Friends, Moments, Countryside
by Peter Gzowski
published by McClelland and Stewart
1998, 274 pages
Buy it online
A Clearly Canadian Voice
Reviewed by Linda L. Richards
His is a voice Canadians recognize perhaps more than any other. A voice -- in print or over the airwaves -- that is so distinctly of his country, it's a wonder that one doesn't hear it hawking cars or soda. And love him or hate him -- and there seems to be a fair number in both camps -- when Peter Gzowski talks, you can be sure people will have an opinion. None of this is very surprising. After all, Gzowski hosted CBC's Morningside for 15 years. Longer than other important Canadian voices -- that of the political types -- are allowed to stay in office. Gzowski's voice -- in radio and print -- has been soothing us for longer than that and many of us have come to rely on him as the oasis of calm in a media sea of frantic yammering.
Well, sure, we liked Sports Illustrated; we just wanted a chance to publish our own sport stories (though in fairness we had yet to come up with a successful sports magazine of our own). We liked Seinfeld, too, just as we liked everything from Masterpiece Theatre to Beavis and Butthead -- well, maybe from Masterpiece Theatre to The Larry Sanders Show. But we also like The Newsroom, and The Nature of Things and the fifth estate and North of 60 (let alone Hockey Night in Canada, Don Cherry and all), and we wanted a chance to watch them too. Even Walt Disney and his heirs were fine -- as long as they stuck to The Little Mermaid and The Lion King. But when they took over merchandising the Mounties, wangled their version of Winnie-the-Pooh onto our postage stamps and sent Mickey and Minnie Mouse to be parade marshals of the Calgary Stampede, we were troubled. We liked Americans, all right. We just didn't want to be Americans.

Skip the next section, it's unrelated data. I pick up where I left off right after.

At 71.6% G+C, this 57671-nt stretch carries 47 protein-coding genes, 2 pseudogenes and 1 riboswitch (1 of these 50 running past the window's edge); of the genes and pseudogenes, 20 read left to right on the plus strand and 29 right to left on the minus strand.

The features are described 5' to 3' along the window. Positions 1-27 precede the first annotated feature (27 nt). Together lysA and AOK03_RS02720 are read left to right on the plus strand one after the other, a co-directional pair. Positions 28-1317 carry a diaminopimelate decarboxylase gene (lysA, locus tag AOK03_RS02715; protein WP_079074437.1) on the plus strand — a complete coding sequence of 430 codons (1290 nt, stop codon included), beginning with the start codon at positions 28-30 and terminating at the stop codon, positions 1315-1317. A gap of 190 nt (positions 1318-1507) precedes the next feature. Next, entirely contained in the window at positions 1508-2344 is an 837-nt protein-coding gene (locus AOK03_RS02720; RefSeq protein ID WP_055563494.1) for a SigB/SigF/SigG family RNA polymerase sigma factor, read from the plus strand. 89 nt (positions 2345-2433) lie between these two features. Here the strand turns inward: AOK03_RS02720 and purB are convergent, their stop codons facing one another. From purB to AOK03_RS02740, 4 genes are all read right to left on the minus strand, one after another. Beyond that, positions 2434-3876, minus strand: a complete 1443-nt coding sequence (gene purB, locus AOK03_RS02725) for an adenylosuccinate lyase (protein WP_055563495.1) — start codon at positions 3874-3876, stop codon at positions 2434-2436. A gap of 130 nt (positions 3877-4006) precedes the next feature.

It is this breezy, conversational style that has captivated Gzowski's audience no matter what medium he chooses. You might not always agree with what Peter Gzowski says, but when he says it, sometimes it just feels good to listen. | March 1999
Linda L. Richards is the editor of January Magazine.